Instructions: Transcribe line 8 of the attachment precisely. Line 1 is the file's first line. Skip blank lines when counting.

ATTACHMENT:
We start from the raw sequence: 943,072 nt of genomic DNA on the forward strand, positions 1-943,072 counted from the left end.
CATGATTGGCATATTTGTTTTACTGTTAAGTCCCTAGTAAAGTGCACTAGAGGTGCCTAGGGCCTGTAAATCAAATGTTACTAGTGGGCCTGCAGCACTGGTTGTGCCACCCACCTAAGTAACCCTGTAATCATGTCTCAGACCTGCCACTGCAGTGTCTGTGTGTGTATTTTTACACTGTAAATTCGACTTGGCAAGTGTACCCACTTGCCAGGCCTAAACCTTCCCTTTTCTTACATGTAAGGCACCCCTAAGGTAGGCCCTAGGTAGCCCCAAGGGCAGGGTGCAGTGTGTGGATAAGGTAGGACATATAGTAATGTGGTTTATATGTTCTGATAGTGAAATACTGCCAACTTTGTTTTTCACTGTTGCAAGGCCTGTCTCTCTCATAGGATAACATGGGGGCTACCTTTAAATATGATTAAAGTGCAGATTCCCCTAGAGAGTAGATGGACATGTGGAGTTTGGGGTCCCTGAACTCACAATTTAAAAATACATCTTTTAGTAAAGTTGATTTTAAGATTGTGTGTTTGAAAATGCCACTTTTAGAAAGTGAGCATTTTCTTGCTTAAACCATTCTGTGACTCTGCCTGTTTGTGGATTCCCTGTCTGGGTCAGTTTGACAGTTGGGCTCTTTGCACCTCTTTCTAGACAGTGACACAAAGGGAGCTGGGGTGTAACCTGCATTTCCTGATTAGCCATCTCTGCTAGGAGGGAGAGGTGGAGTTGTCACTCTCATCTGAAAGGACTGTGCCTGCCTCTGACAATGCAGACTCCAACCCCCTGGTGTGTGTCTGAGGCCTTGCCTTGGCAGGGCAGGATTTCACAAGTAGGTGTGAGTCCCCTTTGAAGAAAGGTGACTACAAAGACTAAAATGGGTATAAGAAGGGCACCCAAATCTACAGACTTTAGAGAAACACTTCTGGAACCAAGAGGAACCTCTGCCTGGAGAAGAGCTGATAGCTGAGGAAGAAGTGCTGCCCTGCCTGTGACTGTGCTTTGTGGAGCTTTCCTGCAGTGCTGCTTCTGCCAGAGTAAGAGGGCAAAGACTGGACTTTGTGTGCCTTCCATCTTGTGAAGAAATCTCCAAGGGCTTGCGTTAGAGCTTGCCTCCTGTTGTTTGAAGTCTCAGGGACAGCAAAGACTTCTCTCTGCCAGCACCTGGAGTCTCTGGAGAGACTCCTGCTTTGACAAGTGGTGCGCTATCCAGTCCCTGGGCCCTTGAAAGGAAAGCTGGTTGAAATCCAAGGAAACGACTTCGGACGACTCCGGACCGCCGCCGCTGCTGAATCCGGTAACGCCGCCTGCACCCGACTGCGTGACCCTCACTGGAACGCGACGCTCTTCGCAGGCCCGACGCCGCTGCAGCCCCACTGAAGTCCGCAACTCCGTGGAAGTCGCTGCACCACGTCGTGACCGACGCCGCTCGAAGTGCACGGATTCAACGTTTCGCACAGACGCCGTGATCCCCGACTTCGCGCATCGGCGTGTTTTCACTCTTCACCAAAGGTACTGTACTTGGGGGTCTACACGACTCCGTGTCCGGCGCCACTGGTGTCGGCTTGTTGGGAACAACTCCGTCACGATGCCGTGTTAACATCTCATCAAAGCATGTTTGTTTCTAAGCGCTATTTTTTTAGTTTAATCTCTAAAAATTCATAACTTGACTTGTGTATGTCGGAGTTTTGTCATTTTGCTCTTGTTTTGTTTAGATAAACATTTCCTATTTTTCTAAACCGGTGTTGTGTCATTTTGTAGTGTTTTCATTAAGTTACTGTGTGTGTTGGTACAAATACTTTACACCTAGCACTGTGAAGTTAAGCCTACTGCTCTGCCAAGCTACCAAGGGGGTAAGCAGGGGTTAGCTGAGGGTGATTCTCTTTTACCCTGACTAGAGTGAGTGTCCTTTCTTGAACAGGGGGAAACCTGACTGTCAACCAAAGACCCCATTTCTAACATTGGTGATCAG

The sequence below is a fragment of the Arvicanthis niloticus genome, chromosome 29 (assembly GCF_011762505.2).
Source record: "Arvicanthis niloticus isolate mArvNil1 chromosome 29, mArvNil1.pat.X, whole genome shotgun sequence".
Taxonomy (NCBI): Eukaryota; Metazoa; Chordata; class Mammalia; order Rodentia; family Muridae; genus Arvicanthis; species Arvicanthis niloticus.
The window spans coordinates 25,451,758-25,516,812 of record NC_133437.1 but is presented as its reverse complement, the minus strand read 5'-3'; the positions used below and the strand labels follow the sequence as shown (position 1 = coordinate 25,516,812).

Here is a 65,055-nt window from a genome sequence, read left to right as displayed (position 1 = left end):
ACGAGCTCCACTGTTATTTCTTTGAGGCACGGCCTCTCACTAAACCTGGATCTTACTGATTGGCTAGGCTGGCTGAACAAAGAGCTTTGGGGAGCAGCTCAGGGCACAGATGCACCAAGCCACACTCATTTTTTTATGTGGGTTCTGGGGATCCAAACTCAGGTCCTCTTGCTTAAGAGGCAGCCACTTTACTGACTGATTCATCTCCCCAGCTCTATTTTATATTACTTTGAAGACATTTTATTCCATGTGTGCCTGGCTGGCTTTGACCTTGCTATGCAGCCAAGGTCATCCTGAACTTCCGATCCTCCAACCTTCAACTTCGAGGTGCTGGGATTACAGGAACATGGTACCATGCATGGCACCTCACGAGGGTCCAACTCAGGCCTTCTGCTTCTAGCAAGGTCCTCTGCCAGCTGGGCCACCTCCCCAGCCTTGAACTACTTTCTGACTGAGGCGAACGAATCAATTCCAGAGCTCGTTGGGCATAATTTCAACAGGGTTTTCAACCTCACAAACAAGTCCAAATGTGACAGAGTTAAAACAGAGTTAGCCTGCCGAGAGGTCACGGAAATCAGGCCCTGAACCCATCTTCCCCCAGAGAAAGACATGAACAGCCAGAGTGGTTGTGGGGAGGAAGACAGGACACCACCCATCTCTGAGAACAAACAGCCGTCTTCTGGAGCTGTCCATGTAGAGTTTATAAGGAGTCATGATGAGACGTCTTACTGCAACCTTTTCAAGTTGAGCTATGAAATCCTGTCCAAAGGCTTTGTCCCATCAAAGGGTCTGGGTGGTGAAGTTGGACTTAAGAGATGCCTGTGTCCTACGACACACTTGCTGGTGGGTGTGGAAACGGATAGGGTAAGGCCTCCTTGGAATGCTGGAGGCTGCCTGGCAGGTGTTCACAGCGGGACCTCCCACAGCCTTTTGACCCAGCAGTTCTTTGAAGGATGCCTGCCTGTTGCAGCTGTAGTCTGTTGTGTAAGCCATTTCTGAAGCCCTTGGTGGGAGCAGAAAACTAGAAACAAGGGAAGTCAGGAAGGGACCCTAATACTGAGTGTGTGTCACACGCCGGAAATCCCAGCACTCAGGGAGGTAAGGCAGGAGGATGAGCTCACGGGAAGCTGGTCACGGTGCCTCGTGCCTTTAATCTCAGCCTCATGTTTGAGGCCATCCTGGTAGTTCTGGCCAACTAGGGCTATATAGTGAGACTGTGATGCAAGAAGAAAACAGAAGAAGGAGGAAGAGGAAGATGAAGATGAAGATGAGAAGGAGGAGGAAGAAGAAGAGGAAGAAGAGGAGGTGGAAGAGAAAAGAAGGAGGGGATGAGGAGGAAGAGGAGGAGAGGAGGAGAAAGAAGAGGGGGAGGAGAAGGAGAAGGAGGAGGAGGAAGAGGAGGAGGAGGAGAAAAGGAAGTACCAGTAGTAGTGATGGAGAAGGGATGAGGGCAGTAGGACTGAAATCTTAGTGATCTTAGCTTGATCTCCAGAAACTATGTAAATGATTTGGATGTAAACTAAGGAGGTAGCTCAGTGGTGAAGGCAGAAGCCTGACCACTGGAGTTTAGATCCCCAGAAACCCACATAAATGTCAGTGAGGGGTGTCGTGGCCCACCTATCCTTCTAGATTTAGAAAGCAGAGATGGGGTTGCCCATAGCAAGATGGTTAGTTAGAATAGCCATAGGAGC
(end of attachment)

ACGAGCTCCACTGTTATTTCTTTGAGGCACGGCCTCTCACTAAACCTGGATCTTACTGATTGGCTAGGCTGGCTGAACAAAGAGCTTTGGGGAGCAGCTCAGGGCACAGATGCACCAAGCCACACTCATTTTTTTATGTGGGTTCTGGGGATCCAAACTCAGGTCCTCTTGCTTAAGAGGCAGCCACTTTACTGACTGATTCATCTCCCCAGCTCTATTTTATATTACTTTGAAGACATTTTATTCCATGTGTGCCTGGCTGGCTTTGACCTTGCTATGCAGCCAAGGTCATCCTGAACTTCCGATCCTCCAACCTTCAACTTCGAGGTGCTGGGATTACAGGAACATGGTACCATGCATGGCACCTCACGAGGGTCCAACTCAGGCCTTCTGCTTCTAGCAAGGTCCTCTGCCAGCTGGGCCACCTCCCCAGCCTTGAACTACTTTCTGACTGAGGCGAACGAATCAATTCCAGAGCTCGTTGGGCATAATTTCAACAGGGTTTTCAACCTCACAAACAAGTCCAAATGTGACAGAGTTAAAACAGAGTTAGCCTGCCGAGAGGTCACGGAAATCAGGCCCTGAACCCATCTTCCCCCAGAGAAAGACATGAACAGCCAGAGTGGTTGTGGGGAGGAAGACAGGACACCACCCATCTCTGAGAACAAACAGCCGTCTTCTGGAGCTGTCCATGTAGAGTTTATAAGGAGTCATGATGAGACGTCTTACTGCAACCTTTTCAAGTTGAGCTATGAAATCCTGTCCAAAGGCTTTGTCCCATCAAAGGGTCTGGGTGGTGAAGTTGGACTTAAGAGATGCCTGTGTCCTACGACACACTTGCTGGTGGGTGTGGAAACGGATAGGGTAAGGCCTCCTTGGAATGCTGGAGGCTGCCTGGCAGGTGTTCACAGCGGGACCTCCCACAGCCTTTTGACCCAGCAGTTCTTTGAAGGATGCCTGCCTGTTGCAGCTGTAGTCTGTTGTGTAAGCCATTTCTGAAGCCCTTGGTGGGAGCAGAAAACTAGAAACAAGGGAAGTCAGGAAGGGACCCTAATACTGAGTGTGTGTCACACGCCGGAAATCCCAGCACTCAGGGAGGTAAGGCAGGAGGATGAGCTCACGGGAAGCTGGTCACGGTGCCTCGTGCCTTTAATCTCAGCCTCATGTTTGAGGCCATCCTGGTAGTTCTGGCCAACTAGGGCTATATAGTGAGACTGTGATGCAAGAAGAAAACAGAAGAAGGAGGAAGAGGAAGATGAAGATGAAGATGAGAAGGAGGAGGAAGAAGAAGAGGAAGAAGAGGAGGTGGAAGAGAAAAGAAGGAGGGGATGAGGAGGAAGAGGAGGAGAGGAGGAGAAAGAAGAGGGGGAGGAGAAGGAGAAGGAGGAGGAGGAAGAGGAGGAGGAGGAGAAAAGGAAGTACCAGTAGTAGTGATGGAGAAGGGATGAGGGCAGTAGGACTGAAATCTTAGTGATCTTAGCTTGATCTCCAGAAACTATGTAAATGATTTGGATGTAAACTAAGGAGGTAGCTCAGTGGTGAAGGCAGAAGCCTGACCACTGGAGTTTAGATCCCCAGAAACCCACATAAATGTCAGTGAGGGGTGTCGTGGCCCACCTATCCTTCTAGATTTAGAAAGCAGAGATGGGGTTGCCCATAGCAAGATGGTTAGTTAGAATAGCCATAGGAGC